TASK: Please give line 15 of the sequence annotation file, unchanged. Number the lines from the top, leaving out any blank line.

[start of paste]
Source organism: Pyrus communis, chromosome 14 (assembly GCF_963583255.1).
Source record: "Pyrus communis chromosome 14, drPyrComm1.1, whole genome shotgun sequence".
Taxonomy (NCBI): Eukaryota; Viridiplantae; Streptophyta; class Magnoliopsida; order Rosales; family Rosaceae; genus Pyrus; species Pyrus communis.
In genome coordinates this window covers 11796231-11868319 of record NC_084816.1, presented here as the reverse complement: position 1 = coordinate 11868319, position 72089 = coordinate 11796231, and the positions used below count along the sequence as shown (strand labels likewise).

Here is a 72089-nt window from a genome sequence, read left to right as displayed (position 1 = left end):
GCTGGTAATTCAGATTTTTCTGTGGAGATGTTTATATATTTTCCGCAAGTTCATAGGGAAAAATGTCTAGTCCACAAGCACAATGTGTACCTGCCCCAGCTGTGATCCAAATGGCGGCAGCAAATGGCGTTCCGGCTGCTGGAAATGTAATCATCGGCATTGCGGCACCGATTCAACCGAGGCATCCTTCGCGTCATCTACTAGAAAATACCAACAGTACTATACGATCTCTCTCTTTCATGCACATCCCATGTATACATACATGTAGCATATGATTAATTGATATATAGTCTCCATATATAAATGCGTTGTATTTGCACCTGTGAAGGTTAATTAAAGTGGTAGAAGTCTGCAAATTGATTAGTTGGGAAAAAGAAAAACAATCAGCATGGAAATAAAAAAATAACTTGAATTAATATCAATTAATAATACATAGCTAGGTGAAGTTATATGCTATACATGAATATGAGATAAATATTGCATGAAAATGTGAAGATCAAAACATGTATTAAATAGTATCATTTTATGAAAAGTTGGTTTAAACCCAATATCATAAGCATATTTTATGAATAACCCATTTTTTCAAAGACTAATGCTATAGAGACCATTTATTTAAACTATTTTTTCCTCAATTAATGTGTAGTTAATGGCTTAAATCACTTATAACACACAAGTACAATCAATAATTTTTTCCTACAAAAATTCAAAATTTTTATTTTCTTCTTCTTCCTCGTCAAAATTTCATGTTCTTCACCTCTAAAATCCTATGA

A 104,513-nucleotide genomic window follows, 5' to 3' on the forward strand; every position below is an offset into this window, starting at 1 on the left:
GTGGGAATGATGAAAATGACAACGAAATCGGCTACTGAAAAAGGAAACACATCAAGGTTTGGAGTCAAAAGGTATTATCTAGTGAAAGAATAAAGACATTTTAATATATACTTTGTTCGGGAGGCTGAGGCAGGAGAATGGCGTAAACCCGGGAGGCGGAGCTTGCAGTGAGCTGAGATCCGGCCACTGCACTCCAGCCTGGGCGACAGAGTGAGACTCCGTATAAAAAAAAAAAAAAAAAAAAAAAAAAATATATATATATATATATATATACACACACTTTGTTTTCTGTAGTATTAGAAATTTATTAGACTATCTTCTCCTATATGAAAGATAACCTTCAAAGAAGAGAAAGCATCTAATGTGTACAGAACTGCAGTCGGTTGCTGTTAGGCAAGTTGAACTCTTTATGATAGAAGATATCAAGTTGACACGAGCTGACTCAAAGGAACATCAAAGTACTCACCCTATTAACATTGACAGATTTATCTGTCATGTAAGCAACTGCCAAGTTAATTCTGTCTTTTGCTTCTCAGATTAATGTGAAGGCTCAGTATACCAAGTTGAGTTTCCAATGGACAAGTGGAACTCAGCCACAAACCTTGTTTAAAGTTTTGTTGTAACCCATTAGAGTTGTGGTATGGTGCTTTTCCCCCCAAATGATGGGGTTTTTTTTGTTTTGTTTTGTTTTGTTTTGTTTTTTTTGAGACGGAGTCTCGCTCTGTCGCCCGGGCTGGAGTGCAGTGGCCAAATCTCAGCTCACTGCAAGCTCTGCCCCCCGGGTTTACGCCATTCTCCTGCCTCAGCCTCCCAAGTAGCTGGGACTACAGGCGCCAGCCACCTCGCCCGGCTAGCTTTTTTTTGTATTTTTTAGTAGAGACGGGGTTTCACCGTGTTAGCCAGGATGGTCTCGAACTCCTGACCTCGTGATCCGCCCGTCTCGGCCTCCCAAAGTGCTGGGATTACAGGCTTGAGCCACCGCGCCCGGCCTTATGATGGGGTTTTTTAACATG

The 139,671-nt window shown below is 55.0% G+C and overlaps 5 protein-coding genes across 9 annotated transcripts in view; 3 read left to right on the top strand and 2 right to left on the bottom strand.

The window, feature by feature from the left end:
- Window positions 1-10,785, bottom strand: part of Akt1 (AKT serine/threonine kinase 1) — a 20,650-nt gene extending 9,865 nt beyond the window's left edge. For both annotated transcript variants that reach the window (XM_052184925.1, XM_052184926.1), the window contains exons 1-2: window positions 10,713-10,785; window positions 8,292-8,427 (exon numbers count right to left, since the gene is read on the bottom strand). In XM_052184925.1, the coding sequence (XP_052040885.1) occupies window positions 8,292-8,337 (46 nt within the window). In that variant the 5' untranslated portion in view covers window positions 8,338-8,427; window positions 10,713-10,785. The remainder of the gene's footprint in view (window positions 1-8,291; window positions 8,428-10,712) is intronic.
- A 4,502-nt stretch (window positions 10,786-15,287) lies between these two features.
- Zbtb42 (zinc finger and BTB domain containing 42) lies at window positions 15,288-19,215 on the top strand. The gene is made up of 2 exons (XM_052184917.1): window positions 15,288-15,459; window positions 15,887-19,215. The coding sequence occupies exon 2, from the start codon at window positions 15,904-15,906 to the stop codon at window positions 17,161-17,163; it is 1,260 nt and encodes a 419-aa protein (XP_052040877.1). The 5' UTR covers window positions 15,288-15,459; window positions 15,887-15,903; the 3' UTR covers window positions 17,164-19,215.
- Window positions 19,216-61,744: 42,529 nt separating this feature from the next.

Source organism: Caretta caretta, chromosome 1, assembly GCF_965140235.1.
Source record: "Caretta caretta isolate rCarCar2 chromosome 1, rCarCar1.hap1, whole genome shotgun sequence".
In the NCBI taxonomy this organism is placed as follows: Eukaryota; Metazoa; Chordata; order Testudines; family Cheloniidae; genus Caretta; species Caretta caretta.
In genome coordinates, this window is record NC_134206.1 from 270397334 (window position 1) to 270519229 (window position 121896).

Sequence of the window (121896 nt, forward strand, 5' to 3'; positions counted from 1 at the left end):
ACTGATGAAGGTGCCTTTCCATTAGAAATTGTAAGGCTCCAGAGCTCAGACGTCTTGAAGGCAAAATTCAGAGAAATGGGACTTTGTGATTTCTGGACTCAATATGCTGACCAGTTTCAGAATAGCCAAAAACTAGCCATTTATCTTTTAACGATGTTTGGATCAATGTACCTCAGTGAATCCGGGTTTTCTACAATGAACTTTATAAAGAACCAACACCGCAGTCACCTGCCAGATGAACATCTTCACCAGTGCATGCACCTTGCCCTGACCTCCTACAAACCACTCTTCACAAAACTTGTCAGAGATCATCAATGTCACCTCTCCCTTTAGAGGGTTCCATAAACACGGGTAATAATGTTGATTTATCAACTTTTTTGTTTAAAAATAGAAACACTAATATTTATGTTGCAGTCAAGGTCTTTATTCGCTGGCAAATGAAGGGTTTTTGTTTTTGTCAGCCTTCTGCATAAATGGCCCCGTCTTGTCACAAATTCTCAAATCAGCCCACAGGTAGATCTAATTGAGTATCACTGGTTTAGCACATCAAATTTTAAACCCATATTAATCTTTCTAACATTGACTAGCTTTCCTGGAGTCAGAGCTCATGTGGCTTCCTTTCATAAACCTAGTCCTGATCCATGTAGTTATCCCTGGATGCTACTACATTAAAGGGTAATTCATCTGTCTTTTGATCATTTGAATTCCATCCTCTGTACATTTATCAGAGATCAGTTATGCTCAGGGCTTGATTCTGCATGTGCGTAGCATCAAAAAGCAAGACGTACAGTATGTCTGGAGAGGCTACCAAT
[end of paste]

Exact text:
Source organism: Caretta caretta, chromosome 1, assembly GCF_965140235.1.